While Moylett’s home was brimming with johnnies, charities like the Terrence Higgins Trust, founded in 1983 and named in memory of one of the UK’s first Aids fatalities, were still scrabbling around for them. Nicholas Partridge, a future CEO of the trust, was then working as a volunteer at its one-room office in London’s Clerkenwell. He remembers there being “real anger at both the cost and lack of availability of condoms… the LRC would not engage, they really saw themselves as selling a wholesome family product.” Durex’s fuddy-duddy adverts featured hand-holding, heterosexual couples, or men’s barbers offering “something for the weekend, sir?”
Since television was off limits, and the LRC had the few men’s magazines permitted to publish condom adverts tied up, Moylett focused on guerrilla tactics: speaking to journalists about Aids prevention and seeking partnerships with the likes of Levi’s and Katharine Hamnett. Today, when the so-called pink pound is courted with zeal, it’s hard to imagine the stigma attached to such an enterprise; as Partridge says, “only the bravest brands supported Aids work.”
The number of Aids infections continued to rise, and widespread homophobia (always latent) mirrored their trajectory, both soon reaching appalling new heights. The British tabloid press used fear to unleash a campaign of hate. Before the 24-hour news cycle, front pages screamed about “the gay plague”, “gay menace” and “gay killer bug”. Newspapers ran heinous surveys seeking readers’ views on propositions advocating sterilisation or imprisonment for Aids sufferers. The News of the World became obsessed with an estate in Chelsea “aptly named World’s End” where a number of residents were HIV positive and living alongside “hundreds of healthy families”. Another hugely popular tabloid used the graphic of a man with half the skin on his face removed, revealing the skeleton beneath, to enable its readers to quickly identify Aids stories.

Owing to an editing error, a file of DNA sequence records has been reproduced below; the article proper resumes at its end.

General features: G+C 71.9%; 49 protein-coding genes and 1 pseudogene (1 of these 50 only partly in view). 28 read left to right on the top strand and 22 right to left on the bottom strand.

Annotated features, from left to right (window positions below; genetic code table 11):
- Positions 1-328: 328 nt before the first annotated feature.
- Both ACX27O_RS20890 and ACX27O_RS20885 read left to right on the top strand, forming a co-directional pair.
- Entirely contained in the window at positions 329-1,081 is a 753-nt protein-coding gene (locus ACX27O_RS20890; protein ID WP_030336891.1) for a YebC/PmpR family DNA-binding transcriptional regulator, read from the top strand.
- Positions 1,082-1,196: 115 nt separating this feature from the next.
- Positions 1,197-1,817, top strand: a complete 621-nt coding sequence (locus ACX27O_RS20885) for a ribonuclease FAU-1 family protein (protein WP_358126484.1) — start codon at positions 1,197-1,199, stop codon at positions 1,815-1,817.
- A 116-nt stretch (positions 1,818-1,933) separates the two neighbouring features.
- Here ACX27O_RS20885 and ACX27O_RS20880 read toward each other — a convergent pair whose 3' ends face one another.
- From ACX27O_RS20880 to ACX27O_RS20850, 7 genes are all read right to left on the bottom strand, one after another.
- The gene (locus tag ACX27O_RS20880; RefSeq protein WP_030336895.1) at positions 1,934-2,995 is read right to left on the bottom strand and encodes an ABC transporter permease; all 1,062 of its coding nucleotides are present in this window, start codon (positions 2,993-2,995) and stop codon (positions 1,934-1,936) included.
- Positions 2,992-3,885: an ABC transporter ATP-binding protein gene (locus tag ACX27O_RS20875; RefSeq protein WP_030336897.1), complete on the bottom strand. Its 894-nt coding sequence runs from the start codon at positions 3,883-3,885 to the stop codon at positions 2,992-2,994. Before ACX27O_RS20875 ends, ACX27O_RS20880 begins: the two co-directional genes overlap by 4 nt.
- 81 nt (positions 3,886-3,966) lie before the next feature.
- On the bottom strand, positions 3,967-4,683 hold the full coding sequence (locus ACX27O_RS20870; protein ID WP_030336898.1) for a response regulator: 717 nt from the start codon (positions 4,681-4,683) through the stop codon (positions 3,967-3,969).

Those in power didn’t fare much better. Right-wing governments on both sides of the Atlantic preached sermons on the sanctity of family life. The administrations of Margaret Thatcher in Britain and Ronald Reagan in America were both disinclined to be seen as helping those whose infections were considered a direct result of immoral behaviour. Much of their electoral success was attributed to promises made to curb the so-called excesses of the preceding decades and take their countries back to a make-believe before-time of moral and financial probity.
Politicians advocating government intervention in the escalating health crisis had to confront not just high-level ambivalence, but outright antipathy: the Chief Constable of Greater Manchester Police, James Anderton, blamed Aids victims for “swirling about in a human cesspit of their own making”. Five years passed from the first recorded UK fatality before the Thatcher government took any decisive action to confront Aids.